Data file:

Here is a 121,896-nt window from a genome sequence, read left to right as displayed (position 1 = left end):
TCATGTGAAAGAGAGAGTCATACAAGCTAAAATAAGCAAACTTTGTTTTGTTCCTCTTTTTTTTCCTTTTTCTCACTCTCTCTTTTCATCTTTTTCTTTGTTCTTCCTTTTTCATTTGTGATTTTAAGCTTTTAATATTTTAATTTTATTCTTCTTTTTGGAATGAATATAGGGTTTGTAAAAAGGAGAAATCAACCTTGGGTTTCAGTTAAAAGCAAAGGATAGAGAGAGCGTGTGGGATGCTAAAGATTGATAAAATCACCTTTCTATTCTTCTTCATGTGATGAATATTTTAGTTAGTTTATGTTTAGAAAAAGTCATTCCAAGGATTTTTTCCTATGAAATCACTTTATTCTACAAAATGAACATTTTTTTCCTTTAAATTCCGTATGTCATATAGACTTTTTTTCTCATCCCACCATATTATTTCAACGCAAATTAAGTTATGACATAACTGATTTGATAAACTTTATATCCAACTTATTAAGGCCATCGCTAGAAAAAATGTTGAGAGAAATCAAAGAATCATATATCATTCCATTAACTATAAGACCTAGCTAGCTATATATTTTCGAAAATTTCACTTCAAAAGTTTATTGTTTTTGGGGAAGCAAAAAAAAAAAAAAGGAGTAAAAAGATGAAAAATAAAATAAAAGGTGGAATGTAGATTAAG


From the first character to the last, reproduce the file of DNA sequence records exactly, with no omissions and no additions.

Here is a 121,896-nt window from a genome sequence, read left to right as displayed (position 1 = left end):
TCATGTGAAAGAGAGAGTCATACAAGCTAAAATAAGCAAACTTTGTTTTGTTCCTCTTTTTTTTCCTTTTTCTCACTCTCTCTTTTCATCTTTTTCTTTGTTCTTCCTTTTTCATTTGTGATTTTAAGCTTTTAATATTTTAATTTTATTCTTCTTTTTGGAATGAATATAGGGTTTGTAAAAAGGAGAAATCAACCTTGGGTTTCAGTTAAAAGCAAAGGATAGAGAGAGCGTGTGGGATGCTAAAGATTGATAAAATCACCTTTCTATTCTTCTTCATGTGATGAATATTTTAGTTAGTTTATGTTTAGAAAAAGTCATTCCAAGGATTTTTTCCTATGAAATCACTTTATTCTACAAAATGAACATTTTTTTCCTTTAAATTCCGTATGTCATATAGACTTTTTTTCTCATCCCACCATATTATTTCAACGCAAATTAAGTTATGACATAACTGATTTGATAAACTTTATATCCAACTTATTAAGGCCATCGCTAGAAAAAATGTTGAGAGAAATCAAAGAATCATATATCATTCCATTAACTATAAGACCTAGCTAGCTATATATTTTCGAAAATTTCACTTCAAAAGTTTATTGTTTTTGGGGAAGCAAAAAAAAAAAAAAGGAGTAAAAAGATGAAAAATAAAATAAAAGGTGGAATGTAGATTAAG